Now, if you study women who wear linen, I think you’ll notice an air of confidence or je ne sais quoi—it’s an intangible quality, but you recognize it when you see it. I have a theory for why that’s so, and it starts with wrinkles.

News flash: linen is supposed to wrinkle. Clients have said, “I don’t like wearing linen because I have to press it every time I wear it, and then it’s wrinkled in five minutes. I don’t have time for the upkeep.”

Trying to keep linen from wrinkling is futile. It shouldn’t even be attempted. When you accept the fact that linen is supposed to wrinkle, there’s a feeling of freedom that comes over you.

What I notice is that when I put linen on my body or a client’s body, fashion fairy dust starts falling all around. There’s an excitement in the air—a sizzle. If one could bottle it, it would be similar to the excitement that takes over the moment you tell the kids, “We’re going to Disney Land!” Remember that feeling?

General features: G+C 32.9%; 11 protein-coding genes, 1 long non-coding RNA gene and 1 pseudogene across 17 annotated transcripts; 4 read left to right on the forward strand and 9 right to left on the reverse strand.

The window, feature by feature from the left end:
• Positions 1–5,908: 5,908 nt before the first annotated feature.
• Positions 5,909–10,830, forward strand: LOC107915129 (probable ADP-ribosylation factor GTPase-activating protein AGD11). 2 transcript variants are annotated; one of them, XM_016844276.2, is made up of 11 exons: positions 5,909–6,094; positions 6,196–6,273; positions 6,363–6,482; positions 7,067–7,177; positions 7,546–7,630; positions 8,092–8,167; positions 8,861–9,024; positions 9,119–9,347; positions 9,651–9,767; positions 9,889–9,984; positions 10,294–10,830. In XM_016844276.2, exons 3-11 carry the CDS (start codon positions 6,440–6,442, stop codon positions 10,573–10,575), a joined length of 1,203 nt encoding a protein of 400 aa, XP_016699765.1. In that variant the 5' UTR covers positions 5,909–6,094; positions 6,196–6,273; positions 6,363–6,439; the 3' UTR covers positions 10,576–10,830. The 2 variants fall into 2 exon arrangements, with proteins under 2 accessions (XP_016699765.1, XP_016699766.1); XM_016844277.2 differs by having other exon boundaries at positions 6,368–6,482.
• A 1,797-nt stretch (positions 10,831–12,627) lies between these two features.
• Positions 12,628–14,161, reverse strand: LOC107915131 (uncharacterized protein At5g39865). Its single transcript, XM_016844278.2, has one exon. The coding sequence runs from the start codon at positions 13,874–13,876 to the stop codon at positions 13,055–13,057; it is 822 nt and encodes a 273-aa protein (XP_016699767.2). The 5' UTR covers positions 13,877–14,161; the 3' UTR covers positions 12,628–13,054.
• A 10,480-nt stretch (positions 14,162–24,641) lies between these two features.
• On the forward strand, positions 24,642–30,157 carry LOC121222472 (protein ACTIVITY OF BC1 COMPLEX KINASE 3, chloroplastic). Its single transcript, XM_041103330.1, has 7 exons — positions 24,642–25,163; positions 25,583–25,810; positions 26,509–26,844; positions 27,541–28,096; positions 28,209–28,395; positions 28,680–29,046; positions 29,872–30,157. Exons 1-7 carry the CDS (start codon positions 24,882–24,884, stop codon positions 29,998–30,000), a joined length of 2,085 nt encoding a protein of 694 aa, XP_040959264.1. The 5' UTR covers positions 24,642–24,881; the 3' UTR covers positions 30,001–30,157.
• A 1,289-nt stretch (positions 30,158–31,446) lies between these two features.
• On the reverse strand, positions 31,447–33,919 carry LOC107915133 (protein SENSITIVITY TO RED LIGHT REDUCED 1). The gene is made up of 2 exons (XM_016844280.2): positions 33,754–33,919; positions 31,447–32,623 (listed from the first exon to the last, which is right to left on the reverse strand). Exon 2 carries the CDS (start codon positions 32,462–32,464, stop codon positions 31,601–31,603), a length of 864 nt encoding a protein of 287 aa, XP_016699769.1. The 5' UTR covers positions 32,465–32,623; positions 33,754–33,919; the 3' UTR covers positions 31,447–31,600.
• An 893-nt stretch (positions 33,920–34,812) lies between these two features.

Linen is practical. When the weather is warm to hot, linen is the coolest fabric you can put on. I like mixing it with other fabrics, too. I took this linen Sandrine Dress designed by Lisa Bayne from Artful Home and wore it over my frayed, cotton creamy-colored ankle jeans. The Sandrine Dress comes in three colors: ink (the one I’m in), poppy, and marigold.

Linen calls for expression. There’s an uncontrollable urge to adorn linen with your favorite things. And for those of you who are skeptical about linen, think of it this way: linen naturally calls for accessories, and the pulled-together look you create is going to draw the eye away from the wrinkles. Win-win! You’ll feel cool and relaxed while looking glamorous or chic.